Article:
Over the past eight years, conservative lawmakers have done much to constrain the excesses, expenses, and abuses of governmental power in North Carolina. They have cut taxes, controlled spending, slashed regulations, and increased the cost-effectiveness of services by introducing more choice and competition.
As the size, scope, and cost of government contracted, freedom expanded. Not only have North Carolinians regained more ability to make their own decisions — a worthy goal in itself — but also the expansion of freedom has made our state a more attractive place to live, work, invest, and create jobs.
In the midst of many accomplishments, however, are some missed opportunities. One of them is North Carolina’s failure to reform eminent domain, the power governments enjoy to condemn and purchase private property for public use.
In the aftermath of the 2005 decision in Kelo v. City of New London case, in which the Supreme Court declared it consistent with the property-rights protections of the U.S. Constitution to permit eminent-domain abuses, most states decided to limit or block their governments from condemning land merely to convey it from one private owner to another, as New London had done with Susette Kelo’s “little pink house.”
Advocates of the practice argue that if a prospective private owner — a real-estate developer, let’s say, or a manufacturer — promises a “higher-value” use that will generate higher property taxes per acre, governments should be able to employ eminent domain to convey the land to the new owner. The general public will benefit from the transaction, they argue, and thus condemnation is a permissible tool to make it happen.
Most Americans disagree with this argument, and for good reason. The Takings Clause of the Fifth Amendment states that “private property” shall not “be taken for public use without just compensation.” The plain meaning of “public use” is, well, a use by the public — the placement of a courthouse, school, or street, for example. The public-use concept has also traditionally been applied to “common carriers,” as well, to private firms that operate infrastructure such as railroads, pipelines, and power lines.
While such public uses of acquired property offer the promise of benefitting the general public, lots of purely private uses generate public benefits, as well. Public use is a subset of public benefit, not a synonym for it. It is, and was intended to be, a restrictive concept. The federal judiciary has decided in its infinite folly to refine the terms broadly, removing the restrictions.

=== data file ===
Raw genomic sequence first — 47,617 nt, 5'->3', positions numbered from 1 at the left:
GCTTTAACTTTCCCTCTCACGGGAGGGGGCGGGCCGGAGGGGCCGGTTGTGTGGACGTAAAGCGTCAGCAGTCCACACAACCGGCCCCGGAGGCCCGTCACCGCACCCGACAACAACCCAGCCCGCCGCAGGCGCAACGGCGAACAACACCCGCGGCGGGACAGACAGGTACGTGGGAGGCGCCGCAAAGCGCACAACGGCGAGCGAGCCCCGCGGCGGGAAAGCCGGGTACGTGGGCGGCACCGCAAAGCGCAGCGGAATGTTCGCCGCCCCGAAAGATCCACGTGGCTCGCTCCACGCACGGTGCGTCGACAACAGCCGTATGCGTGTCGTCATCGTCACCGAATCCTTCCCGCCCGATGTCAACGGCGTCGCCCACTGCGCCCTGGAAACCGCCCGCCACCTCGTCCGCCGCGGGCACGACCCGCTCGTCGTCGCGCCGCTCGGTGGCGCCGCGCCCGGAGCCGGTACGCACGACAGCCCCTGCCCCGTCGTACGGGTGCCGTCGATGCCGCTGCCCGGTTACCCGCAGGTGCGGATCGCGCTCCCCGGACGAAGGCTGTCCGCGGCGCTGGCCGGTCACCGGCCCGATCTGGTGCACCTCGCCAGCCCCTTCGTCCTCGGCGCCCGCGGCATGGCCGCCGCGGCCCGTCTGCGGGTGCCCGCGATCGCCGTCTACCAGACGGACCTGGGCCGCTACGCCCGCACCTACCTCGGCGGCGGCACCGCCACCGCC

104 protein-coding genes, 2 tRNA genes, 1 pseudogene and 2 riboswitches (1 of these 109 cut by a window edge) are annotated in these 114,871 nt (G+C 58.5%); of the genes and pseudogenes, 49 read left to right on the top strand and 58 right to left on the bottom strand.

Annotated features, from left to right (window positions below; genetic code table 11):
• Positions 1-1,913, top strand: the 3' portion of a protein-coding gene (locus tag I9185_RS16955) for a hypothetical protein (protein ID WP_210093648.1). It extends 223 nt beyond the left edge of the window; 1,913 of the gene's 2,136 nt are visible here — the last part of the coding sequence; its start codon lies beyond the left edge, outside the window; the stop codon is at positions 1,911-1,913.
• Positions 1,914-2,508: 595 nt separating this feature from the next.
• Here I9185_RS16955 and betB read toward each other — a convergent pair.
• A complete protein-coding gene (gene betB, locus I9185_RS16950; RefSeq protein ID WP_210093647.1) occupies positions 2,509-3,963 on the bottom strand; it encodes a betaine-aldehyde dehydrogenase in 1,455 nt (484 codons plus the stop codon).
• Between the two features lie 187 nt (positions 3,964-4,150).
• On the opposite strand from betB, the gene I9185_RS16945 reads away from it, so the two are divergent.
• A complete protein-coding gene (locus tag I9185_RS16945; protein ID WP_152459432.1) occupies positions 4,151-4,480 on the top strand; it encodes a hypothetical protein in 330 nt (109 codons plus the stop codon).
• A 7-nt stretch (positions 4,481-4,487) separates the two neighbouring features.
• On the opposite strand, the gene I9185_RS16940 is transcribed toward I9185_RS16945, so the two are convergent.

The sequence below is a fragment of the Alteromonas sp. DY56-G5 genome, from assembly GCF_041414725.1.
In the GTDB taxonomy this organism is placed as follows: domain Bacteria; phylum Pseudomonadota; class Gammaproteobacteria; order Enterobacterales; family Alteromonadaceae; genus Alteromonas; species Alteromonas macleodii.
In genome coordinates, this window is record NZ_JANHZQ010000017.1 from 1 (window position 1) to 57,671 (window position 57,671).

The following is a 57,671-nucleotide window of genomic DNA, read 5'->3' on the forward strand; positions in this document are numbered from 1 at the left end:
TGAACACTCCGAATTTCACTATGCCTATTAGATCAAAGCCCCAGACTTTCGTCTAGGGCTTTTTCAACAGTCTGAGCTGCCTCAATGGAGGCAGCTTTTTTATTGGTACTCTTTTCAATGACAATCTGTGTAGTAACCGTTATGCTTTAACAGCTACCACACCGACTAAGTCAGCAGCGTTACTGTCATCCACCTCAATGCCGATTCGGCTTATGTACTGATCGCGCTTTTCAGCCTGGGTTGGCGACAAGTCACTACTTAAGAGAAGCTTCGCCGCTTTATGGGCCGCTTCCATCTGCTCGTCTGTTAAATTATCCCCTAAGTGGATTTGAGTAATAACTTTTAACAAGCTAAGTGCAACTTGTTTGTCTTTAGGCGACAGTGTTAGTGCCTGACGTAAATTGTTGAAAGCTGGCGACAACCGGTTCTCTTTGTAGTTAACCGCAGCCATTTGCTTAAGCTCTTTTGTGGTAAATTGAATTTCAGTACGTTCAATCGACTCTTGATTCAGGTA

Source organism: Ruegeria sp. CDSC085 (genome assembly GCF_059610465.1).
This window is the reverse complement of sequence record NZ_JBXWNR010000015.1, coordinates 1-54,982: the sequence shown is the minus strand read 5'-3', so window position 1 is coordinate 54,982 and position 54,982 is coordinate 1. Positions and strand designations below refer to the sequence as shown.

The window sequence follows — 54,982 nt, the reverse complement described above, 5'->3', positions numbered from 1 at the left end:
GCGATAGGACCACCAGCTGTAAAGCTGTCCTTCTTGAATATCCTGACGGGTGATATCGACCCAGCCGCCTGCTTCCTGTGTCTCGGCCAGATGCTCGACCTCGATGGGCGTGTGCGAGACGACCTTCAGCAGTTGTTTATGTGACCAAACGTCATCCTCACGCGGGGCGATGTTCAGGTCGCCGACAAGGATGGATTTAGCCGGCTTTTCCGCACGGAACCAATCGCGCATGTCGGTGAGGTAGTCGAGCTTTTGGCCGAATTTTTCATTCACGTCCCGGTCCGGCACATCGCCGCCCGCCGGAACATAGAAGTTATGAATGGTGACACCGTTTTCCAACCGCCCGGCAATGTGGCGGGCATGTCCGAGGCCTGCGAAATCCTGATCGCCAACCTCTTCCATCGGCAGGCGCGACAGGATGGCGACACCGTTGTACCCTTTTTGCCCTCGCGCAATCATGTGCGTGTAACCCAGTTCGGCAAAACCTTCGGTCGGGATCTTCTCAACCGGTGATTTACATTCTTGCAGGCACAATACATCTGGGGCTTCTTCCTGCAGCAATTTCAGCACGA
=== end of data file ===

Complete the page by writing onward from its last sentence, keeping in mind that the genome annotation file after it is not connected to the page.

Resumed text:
To say that the federal government won’t stop states and localities from abusing the property rights of their citizens is not to preclude other remedies. Some states have enacted statutes to constrain the use of eminent domain. Others have amended their constitutions. The best approach is to do both, as exemplified by the excellent property-rights protections adopted by two of our Southeastern peers, Florida and Virginia.
Former Rep. Skip Stam, R-Wake, and other state lawmakers have repeatedly tried to enact eminent-domain reform in North Carolina, including the placement of a constitutional amendment on the ballot. So far, no dice.
Special-interest lobbies say that our state’s economic competitiveness would suffer if localities and the state were forbidden from using, or at least threatening to use, eminent domain to assemble land parcels for business recruitment or urban redevelopment. Otherwise, they say, lone holdouts who refuse reasonable offers will slow or kill economic development projects with significant public benefits.
This claim is empirically testable, since some states acted more quickly than others to reform eminent domain after Kelo and a few haven’t acted at all. In a recent study for Economic Development Quarterly, Washburn University economist Paul Byrne found that limiting the use of eminent domain produced “no adverse effects in terms of state employment and gross state product.” These results “give credence to critics of eminent domain,” Byrne concluded, “who contend that local governments can achieve their economic development goals without relying on eminent domain to compel property transfers to developers.”
Yes, they can. Let’s reform eminent domain.